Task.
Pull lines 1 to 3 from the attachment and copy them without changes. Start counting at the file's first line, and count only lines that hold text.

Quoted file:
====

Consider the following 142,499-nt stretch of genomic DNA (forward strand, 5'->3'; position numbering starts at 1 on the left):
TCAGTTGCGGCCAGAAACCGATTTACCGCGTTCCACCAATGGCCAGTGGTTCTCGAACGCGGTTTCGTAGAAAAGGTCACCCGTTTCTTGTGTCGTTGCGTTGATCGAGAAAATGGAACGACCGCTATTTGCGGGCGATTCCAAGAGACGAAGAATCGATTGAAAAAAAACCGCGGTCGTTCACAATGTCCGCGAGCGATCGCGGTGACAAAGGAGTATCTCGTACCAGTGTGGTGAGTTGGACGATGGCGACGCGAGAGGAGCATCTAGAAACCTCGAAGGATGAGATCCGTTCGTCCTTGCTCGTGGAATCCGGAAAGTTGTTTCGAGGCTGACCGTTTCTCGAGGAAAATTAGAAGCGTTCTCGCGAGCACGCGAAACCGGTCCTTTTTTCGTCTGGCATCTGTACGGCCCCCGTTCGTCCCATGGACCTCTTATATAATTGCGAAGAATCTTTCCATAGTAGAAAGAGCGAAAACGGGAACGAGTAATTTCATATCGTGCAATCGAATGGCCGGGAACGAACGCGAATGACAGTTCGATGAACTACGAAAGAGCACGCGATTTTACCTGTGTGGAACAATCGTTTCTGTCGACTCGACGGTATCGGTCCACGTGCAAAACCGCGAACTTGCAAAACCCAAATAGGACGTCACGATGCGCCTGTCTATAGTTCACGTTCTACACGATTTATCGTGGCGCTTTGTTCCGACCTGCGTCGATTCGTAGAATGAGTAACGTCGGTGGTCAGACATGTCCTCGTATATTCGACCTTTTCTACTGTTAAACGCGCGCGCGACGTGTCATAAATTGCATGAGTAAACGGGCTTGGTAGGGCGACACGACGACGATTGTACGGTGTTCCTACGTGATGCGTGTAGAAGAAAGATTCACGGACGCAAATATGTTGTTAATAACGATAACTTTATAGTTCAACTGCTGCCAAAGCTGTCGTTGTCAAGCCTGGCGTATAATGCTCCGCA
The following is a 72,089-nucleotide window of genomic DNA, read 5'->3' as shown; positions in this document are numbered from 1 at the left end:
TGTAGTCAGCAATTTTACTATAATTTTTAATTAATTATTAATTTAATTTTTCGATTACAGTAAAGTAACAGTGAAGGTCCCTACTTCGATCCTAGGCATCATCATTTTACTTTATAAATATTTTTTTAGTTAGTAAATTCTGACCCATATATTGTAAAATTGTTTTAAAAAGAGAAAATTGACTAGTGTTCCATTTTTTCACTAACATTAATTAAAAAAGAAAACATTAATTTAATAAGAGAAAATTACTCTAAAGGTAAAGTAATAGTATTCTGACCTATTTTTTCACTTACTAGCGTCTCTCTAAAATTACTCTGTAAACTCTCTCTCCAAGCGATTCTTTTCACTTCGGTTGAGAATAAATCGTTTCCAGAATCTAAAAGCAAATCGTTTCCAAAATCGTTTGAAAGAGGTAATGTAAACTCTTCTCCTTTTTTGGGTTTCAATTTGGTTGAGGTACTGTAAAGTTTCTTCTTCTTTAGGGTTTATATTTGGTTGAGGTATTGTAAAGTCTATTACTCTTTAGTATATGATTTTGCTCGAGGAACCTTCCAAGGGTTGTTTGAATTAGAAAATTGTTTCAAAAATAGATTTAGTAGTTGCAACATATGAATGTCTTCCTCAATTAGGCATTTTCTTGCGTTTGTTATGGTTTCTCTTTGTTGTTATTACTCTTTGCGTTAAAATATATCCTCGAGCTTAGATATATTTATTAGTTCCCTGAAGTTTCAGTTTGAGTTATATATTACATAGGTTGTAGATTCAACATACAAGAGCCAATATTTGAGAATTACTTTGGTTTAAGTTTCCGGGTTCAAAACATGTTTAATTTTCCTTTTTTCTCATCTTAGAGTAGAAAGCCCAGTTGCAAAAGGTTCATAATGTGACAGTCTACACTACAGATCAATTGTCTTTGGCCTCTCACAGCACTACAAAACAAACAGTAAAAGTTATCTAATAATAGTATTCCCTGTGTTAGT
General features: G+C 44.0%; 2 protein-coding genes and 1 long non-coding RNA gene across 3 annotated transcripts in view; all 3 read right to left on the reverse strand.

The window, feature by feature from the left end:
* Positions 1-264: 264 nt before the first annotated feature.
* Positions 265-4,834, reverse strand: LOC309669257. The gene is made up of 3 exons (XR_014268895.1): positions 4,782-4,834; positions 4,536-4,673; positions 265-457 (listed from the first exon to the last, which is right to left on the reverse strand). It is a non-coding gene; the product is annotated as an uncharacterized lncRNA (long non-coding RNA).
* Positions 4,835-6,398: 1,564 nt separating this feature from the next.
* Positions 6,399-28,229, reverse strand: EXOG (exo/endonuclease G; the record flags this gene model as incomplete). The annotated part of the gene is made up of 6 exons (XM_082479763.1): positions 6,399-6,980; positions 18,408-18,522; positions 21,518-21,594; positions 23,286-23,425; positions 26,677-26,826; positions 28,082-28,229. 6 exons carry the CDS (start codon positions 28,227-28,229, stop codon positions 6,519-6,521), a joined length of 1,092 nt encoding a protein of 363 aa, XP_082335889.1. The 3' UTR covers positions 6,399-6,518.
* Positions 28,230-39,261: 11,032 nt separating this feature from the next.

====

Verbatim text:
Consider the following 142,499-nt stretch of genomic DNA (forward strand, 5'->3'; position numbering starts at 1 on the left):
TCAGTTGCGGCCAGAAACCGATTTACCGCGTTCCACCAATGGCCAGTGGTTCTCGAACGCGGTTTCGTAGAAAAGGTCACCCGTTTCTTGTGTCGTTGCGTTGATCGAGAAAATGGAACGACCGCTATTTGCGGGCGATTCCAAGAGACGAAGAATCGATTGAAAAAAAACCGCGGTCGTTCACAATGTCCGCGAGCGATCGCGGTGACAAAGGAGTATCTCGTACCAGTGTGGTGAGTTGGACGATGGCGACGCGAGAGGAGCATCTAGAAACCTCGAAGGATGAGATCCGTTCGTCCTTGCTCGTGGAATCCGGAAAGTTGTTTCGAGGCTGACCGTTTCTCGAGGAAAATTAGAAGCGTTCTCGCGAGCACGCGAAACCGGTCCTTTTTTCGTCTGGCATCTGTACGGCCCCCGTTCGTCCCATGGACCTCTTATATAATTGCGAAGAATCTTTCCATAGTAGAAAGAGCGAAAACGGGAACGAGTAATTTCATATCGTGCAATCGAATGGCCGGGAACGAACGCGAATGACAGTTCGATGAACTACGAAAGAGCACGCGATTTTACCTGTGTGGAACAATCGTTTCTGTCGACTCGACGGTATCGGTCCACGTGCAAAACCGCGAACTTGCAAAACCCAAATAGGACGTCACGATGCGCCTGTCTATAGTTCACGTTCTACACGATTTATCGTGGCGCTTTGTTCCGACCTGCGTCGATTCGTAGAATGAGTAACGTCGGTGGTCAGACATGTCCTCGTATATTCGACCTTTTCTACTGTTAAACGCGCGCGCGACGTGTCATAAATTGCATGAGTAAACGGGCTTGGTAGGGCGACACGACGACGATTGTACGGTGTTCCTACGTGATGCGTGTAGAAGAAAGATTCACGGACGCAAATATGTTGTTAATAACGATAACTTTATAGTTCAACTGCTGCCAAAGCTGTCGTTGTCAAGCCTGGCGTATAATGCTCCGCA
The following is a 72,089-nucleotide window of genomic DNA, read 5'->3' as shown; positions in this document are numbered from 1 at the left end: